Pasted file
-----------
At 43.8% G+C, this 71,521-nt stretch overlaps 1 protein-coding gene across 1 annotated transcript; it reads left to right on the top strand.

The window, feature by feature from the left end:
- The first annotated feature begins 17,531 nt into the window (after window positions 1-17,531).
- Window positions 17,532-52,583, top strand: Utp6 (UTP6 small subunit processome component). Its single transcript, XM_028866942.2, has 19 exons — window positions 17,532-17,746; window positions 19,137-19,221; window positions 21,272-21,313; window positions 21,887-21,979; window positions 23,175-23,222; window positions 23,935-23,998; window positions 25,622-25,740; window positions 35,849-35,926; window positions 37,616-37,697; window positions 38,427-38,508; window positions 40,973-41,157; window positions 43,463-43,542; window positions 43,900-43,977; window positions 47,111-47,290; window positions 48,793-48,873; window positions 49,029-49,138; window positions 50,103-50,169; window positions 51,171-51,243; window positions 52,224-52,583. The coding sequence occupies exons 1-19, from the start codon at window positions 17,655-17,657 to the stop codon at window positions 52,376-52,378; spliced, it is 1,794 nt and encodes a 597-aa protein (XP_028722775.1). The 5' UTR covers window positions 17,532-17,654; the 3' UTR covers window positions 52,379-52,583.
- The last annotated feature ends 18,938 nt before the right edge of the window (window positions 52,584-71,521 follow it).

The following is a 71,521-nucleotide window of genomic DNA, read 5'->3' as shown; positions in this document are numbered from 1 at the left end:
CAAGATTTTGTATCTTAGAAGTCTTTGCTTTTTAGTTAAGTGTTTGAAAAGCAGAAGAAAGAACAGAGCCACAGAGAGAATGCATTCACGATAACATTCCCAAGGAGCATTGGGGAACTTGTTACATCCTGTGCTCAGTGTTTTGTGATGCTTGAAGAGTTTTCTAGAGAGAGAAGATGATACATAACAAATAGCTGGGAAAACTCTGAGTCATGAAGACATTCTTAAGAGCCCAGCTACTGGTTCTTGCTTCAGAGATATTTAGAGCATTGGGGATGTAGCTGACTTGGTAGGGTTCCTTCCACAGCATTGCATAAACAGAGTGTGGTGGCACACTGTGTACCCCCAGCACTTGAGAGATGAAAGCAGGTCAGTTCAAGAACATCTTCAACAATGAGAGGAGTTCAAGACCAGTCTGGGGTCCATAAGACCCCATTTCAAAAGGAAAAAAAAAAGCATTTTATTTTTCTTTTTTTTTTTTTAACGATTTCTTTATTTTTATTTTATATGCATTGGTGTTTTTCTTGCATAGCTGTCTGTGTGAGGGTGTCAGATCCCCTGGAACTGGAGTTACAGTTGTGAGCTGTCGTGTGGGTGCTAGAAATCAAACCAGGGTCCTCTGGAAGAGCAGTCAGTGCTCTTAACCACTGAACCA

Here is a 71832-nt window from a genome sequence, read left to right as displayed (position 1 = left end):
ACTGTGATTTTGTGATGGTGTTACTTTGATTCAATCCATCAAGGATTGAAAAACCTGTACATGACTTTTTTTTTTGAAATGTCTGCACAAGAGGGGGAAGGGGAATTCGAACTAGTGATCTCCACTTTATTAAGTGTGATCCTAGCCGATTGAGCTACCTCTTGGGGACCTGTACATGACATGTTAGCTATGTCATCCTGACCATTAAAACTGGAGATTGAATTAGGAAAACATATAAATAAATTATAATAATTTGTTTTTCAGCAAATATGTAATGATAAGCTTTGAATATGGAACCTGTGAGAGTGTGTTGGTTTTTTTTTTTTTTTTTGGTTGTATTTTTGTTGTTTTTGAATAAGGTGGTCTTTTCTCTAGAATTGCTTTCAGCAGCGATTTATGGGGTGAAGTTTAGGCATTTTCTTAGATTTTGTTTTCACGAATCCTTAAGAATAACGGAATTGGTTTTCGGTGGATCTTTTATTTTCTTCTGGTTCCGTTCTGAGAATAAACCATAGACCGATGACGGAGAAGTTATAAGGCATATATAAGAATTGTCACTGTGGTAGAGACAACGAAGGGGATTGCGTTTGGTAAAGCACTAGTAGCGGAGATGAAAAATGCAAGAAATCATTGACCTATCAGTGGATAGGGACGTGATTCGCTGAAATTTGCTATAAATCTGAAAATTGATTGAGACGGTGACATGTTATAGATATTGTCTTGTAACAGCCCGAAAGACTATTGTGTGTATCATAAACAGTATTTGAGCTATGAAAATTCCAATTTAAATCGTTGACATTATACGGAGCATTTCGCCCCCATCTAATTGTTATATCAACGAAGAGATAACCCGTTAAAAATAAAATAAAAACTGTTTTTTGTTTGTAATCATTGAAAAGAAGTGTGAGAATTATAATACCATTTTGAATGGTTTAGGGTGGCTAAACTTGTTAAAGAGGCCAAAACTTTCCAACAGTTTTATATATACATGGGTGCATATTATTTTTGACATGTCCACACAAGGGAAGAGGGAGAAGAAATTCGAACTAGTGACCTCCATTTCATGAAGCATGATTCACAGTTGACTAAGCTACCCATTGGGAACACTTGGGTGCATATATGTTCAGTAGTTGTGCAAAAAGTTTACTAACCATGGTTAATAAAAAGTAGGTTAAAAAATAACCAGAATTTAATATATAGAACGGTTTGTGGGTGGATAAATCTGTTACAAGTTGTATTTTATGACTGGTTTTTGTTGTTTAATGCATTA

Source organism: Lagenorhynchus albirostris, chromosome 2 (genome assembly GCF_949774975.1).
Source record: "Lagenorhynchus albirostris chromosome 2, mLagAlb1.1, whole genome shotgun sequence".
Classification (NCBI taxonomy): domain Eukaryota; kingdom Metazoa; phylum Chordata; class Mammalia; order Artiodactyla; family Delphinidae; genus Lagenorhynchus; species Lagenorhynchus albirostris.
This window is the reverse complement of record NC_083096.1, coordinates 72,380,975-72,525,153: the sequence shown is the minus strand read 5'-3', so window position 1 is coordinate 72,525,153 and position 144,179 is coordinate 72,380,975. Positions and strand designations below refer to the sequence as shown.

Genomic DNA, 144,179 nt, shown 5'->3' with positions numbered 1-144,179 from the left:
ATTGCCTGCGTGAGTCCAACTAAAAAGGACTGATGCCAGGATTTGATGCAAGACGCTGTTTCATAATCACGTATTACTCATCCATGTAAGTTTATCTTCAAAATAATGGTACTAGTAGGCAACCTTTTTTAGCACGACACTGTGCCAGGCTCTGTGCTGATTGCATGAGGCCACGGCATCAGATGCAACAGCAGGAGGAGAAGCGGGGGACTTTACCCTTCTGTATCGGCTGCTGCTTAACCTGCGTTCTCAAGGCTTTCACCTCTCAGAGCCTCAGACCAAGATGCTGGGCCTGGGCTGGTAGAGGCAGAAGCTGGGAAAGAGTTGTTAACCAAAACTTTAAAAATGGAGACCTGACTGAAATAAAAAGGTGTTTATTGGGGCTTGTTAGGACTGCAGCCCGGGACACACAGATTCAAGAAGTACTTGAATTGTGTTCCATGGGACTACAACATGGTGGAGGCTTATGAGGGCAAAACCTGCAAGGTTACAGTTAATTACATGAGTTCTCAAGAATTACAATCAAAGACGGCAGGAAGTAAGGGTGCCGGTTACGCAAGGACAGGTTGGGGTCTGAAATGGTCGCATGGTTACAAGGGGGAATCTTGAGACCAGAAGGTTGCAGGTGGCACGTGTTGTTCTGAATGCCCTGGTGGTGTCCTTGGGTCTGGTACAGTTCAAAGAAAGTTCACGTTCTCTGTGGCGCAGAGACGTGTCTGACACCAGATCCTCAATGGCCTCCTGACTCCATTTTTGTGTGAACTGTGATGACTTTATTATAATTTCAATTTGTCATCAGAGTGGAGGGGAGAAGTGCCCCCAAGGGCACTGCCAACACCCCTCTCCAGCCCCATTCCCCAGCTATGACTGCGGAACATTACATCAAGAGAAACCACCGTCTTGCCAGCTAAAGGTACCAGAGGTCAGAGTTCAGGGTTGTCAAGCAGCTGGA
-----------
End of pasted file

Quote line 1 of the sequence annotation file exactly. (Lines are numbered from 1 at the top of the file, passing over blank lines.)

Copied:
At 43.8% G+C, this 71,521-nt stretch overlaps 1 protein-coding gene across 1 annotated transcript; it reads left to right on the top strand.